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Wednesday, April 29, 2020

LESSON 17 – Botched Executive Sessions Are Not Pretty

Welcome to More Lessons From the Nonprofit Boardroom Blog, a 40-week journey through the new book, More Lessons From the Nonprofit Boardroom, by Dan Busby and John Pearson. Each Wednesday, we're featuring a guest writer’s favorite snippet from the week's topic. Philip Boom is our guest blogger this week for the first of three lessons in "Part 5: Boardroom Bloopers.” And during this COVID-19 crisis, the role of the board becomes even more critical. We pray that your board will have God-honoring wisdom as you spiritually discern next steps.


LESSON 17 OF 40 - Botched Executive Sessions Are Not Pretty
Don’t assume that your executive sessions will automatically be excellent.

THE BIG IDEA FROM THE BOOK: In Lesson 17, the authors note that executive sessions can be extremely effective or very devastating. One of the keys to an excellent relationship between the CEO and the board is for boards to strive for excellence when meeting in executive session. 

Just as board meetings require an agenda, so does an executive session. If executive sessions are not regularly scheduled, have no planned agenda, and if timely feedback is not provided to the CEO, such sessions can foster uncertainty and mistrust. 

MY FAVORITE INSIGHTS from Lesson 17, pages 98-103: 
 “The best CEOs are always open to coaching and improvement.”
• “The best boards create a boardroom environment that leverages executive sessions for the good of the CEO and the ministry.”   

MY COLOR COMMENTARY:
A board will rarely meet unless the CEO is present. When the board does meet without the CEO, in what is called an executive session, sensitive issues such as CEO performance and compensation are the prime topics for discussion. 

Executive sessions should not be a surprise to the CEO, they should be held on a regularly scheduled basis.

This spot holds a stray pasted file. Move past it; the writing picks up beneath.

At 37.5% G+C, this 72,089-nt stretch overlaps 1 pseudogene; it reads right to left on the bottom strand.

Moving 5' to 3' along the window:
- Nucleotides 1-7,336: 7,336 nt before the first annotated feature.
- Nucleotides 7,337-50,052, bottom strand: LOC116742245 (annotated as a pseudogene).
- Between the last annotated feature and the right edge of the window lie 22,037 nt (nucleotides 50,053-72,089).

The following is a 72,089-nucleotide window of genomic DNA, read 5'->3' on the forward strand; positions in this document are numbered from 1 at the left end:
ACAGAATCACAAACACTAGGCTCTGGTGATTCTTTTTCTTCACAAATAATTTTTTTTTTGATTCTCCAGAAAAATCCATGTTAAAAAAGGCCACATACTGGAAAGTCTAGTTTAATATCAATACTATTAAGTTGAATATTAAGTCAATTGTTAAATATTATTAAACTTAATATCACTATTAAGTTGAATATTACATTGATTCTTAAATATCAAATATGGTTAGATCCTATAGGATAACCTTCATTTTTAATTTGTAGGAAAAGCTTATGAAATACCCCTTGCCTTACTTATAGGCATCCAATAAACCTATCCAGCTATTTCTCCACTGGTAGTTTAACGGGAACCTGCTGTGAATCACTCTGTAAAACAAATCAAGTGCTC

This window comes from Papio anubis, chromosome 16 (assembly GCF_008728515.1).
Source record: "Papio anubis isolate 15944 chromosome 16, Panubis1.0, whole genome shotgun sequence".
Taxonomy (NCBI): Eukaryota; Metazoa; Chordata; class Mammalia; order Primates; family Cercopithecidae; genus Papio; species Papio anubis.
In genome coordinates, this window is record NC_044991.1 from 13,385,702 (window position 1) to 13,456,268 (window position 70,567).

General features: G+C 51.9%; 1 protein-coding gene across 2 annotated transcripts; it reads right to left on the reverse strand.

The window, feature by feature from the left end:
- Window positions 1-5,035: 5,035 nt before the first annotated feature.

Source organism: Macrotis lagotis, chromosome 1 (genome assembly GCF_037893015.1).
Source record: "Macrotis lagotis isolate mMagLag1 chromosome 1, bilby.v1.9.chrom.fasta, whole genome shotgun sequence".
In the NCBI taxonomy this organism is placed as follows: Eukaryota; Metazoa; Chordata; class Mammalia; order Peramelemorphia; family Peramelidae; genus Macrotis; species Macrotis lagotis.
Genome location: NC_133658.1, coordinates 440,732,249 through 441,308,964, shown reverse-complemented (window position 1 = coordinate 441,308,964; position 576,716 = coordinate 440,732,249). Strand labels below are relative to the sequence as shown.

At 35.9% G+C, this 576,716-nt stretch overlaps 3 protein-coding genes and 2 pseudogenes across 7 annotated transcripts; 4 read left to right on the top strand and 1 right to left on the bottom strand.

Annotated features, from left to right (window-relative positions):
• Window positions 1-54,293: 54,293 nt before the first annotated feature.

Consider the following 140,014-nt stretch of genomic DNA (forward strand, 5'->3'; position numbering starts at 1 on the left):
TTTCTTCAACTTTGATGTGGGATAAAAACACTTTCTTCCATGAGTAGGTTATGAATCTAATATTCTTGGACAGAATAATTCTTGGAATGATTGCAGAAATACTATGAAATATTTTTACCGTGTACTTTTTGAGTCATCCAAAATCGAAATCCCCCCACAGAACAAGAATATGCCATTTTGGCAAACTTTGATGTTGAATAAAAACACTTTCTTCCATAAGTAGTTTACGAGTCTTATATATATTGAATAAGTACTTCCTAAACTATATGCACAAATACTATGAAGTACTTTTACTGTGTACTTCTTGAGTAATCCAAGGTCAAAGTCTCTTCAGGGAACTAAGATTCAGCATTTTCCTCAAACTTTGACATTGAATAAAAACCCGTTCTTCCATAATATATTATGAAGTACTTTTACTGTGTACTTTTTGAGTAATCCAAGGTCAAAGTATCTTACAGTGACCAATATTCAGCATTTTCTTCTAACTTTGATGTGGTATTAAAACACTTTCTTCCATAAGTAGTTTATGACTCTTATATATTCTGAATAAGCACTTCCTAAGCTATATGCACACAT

If a board convenes without inviting the CEO, it may mean the CEO’s tenure is in jeopardy. Several principles are set forth by the authors. A few key ones include:
   • Board meetings should rarely be conducted unless the CEO is included in the meeting.
   • Following an executive session, the gist of the discussion should be communicated to the CEO in a constructive manner.
   • Feedback should be provided to the CEO in a timely manner, preferably right after the executive session.  

THIS WEEK’S QUOTES & COMMENTARY BY PHILIP BOOM:


PHILIP BOOM currently serves as the President of Emmaus Bible College in Dubuque, Iowa. Phil has participated in a variety of ministry and community boards as a member, as a board chair, and in the role of a CEO. He greatly enjoys the positive relationships that are created when board members serve together in constructive ways! Prior to his service at Emmaus, Phil spent 30 years in the business world in Delaware. He and his wife, Evelyn, enjoy their adult children and grandchildren who live all around the USA (Pennsylvania, Virginia, and Iowa). You might also find them on the ski slopes in Colorado from time to time, enjoying some outdoor time together!


TO DO TODAY: 
• Establish a pattern for executive sessions. Set a regular schedule to meet. Keep your CEO informed.
• Prepare an agenda for your executive session. Don’t allow the board to get off-topic into issues in which the CEO should be included.
• Visit the ECFA Knowledge Center and read and share the short chapter, Lesson 17, “Botched Executive Sessions Are Not Pretty.”

  



NEXT WEDNESDAY: On 
May 6, 2020, watch for the commentary on Lesson 18, “Warning! Résumé-Builders Make Lousy Board Members. He envisioned how board service would look on his résumé.”



BULK ORDERS: Click here. For more resources and to download the book's Table of Contents, visit the book's webpage.

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